Fitness Magazine

Mixed Feelings About Yoga Poses

By Ninazolotow @Yoga4HealthyAge
by Nina

Mixed Feelings About Yoga Poses

Crying Girl by Roy Lichtenstein

When I first started practicing yoga at home, I had no idea how to sequence poses. I mean, I had a basic idea that there was a warm up pose or two, then some standing poses, and then some seated poses (or backbends). But within those larger categories, I didn’t really know how to put the poses in order. So for my standing poses, what I would do—ssshh! true confession!—is alternate between poses that were difficult for me (I had some intuition that I should practice them so they would become easier for me—befriending them, you might say) and “treat” poses, the poses I always looked forward to and enjoyed doing. So there I was telling myself, okay, if you do a pose that’s hard for you (let’s say Extended Side Angle pose), then you get a little reward by doing a pose you really enjoy (let’s say Triangle pose).
These days, having completed a three-year teacher training program, not to mention having more than 20 years of practice under my belt, I know a lot more about how to sequence poses. However, I still find that I have a similar mix of feelings about the poses I practice. Various thoughts go through my mind as I move to the next one (or, if I’m in class, when my teacher announces the next one) from "uh-oh, not this one", to "oh, boy, my favorite!" As my practice has matured and my body has changed (there’s that bit of arthritis in my right hip), some of my attitudes toward particular poses have evolved, but there are still some poses I love, some I feel neutral about, and some that, well, are just not my favorites. Then, because our minds are a little quirky sometimes, I have other thoughts, too. One of the thoughts I often catch myself having always amuses me, and it goes something like “Whoa, I haven’t done that pose in so long it’s going to be so—wait—I think I actually did it yesterday!” Then I smile and think, “What’s that about?”
I’m telling you all of this because yesterday in her post When to Stop Practicing Yoga, Shari made reference to the “flurry of self-judgments and criticisms” we experience when doing yoga poses:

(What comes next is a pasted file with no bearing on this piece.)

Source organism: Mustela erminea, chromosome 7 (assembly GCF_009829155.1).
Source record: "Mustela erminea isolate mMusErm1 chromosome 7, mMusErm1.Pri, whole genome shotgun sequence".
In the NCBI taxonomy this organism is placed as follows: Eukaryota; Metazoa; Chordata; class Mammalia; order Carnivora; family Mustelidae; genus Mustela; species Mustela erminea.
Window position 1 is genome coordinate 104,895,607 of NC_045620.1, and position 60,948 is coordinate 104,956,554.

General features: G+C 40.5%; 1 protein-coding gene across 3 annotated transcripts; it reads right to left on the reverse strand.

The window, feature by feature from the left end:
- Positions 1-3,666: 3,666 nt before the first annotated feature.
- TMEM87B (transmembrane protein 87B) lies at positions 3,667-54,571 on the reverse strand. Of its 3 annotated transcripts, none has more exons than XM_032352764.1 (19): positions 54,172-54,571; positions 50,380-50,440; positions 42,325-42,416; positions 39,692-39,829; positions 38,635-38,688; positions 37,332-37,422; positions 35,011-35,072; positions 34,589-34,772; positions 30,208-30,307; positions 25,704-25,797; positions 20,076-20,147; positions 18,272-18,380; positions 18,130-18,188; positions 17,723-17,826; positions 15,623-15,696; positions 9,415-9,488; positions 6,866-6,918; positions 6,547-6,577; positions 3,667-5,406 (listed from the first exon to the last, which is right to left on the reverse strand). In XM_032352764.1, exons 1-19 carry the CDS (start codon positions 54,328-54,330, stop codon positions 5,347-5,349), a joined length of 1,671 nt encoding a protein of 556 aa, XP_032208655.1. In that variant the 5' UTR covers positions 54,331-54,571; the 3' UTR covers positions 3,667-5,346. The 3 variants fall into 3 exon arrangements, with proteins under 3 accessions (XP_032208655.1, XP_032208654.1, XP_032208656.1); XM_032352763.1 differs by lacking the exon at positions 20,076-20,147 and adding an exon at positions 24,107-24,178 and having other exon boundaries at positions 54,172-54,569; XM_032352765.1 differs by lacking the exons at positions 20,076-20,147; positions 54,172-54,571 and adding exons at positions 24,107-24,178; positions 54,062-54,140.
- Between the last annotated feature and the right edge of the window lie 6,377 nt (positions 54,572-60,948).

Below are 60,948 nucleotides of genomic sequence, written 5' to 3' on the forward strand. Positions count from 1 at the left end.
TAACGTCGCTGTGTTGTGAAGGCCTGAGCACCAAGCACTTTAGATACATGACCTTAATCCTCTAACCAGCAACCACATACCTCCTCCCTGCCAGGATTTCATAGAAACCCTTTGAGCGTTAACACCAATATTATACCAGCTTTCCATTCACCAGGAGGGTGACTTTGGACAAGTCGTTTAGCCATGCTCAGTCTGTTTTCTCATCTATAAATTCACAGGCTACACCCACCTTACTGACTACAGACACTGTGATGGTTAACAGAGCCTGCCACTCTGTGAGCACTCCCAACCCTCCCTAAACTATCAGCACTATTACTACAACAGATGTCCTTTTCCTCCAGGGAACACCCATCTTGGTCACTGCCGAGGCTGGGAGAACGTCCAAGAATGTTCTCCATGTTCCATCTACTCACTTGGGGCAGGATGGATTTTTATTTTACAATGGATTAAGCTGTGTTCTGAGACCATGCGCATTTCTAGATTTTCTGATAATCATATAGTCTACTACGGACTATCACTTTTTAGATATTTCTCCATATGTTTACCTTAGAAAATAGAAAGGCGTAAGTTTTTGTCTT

Each time we move into a yoga pose there are a flurry of self-judgments and criticisms—”Oh no, not this pose again, I can’t ever do this, I hate this…”—the internal psychological dialog can be unending. It takes a lot of mental discipline to quiet the mind to be fully in the asana. But then the actual physical body starts its own chorus of complaints—“This is making my knee hurt, or my back or my shoulder.” The mind can and does ignore a lot of this noise, “strong arming” the body into submission. But that cranky joint knows when to strike back and it often does. So, when should we listen to the body over the noise of the mind?
I don’t know about you, but this experience that Shari describes is one that I have had before. And I think she was writing this in the spirit of compassion for those who are struggling with chronic pain or fear of movement. However, I think it’s important to emphasize that there probably isn’t a flurry of self-judgments of and criticisms every time we move into every pose. Sometimes there is contentment and pleasure, maybe even joy. Some days practice is easier than it is on other days. And whether it’s a challenging pose like Headstand or a delicious restorative pose like Reclined Cobbler’s pose, just about everyone has some poses that they enjoy—and maybe even love—doing on a regular basis. And in my home practice, I still make sure to include some of my "treat" poses in every sequence that I do. In fact, it’s my love of the asana practice and the pleasure it brings me that has kept me for practicing for all these years. (Sometimes—another confession—I have so much fun during my practice, I dance around a little between the poses.)
So if you’re having negative thoughts about a pose, know you’re not alone. Be compassionate with yourself when you catch yourself doing it and try to be present in the pose. And, as Shari recommended, listen to your body to see if it’s trying to tell you something important. But also take the time to notice your positive thoughts and the enjoyment you take in certain poses (or maybe, at times, in all the poses). This will not only teach you about your mental habits but you’ll be learning about your particular body type and emotional temperament. It might even provide you with the information you need to make some of the poses you find difficult—and, trust me, everyone finds some poses difficult, though the particular poses people find difficult differ widely—easier and more enjoyable to practice.

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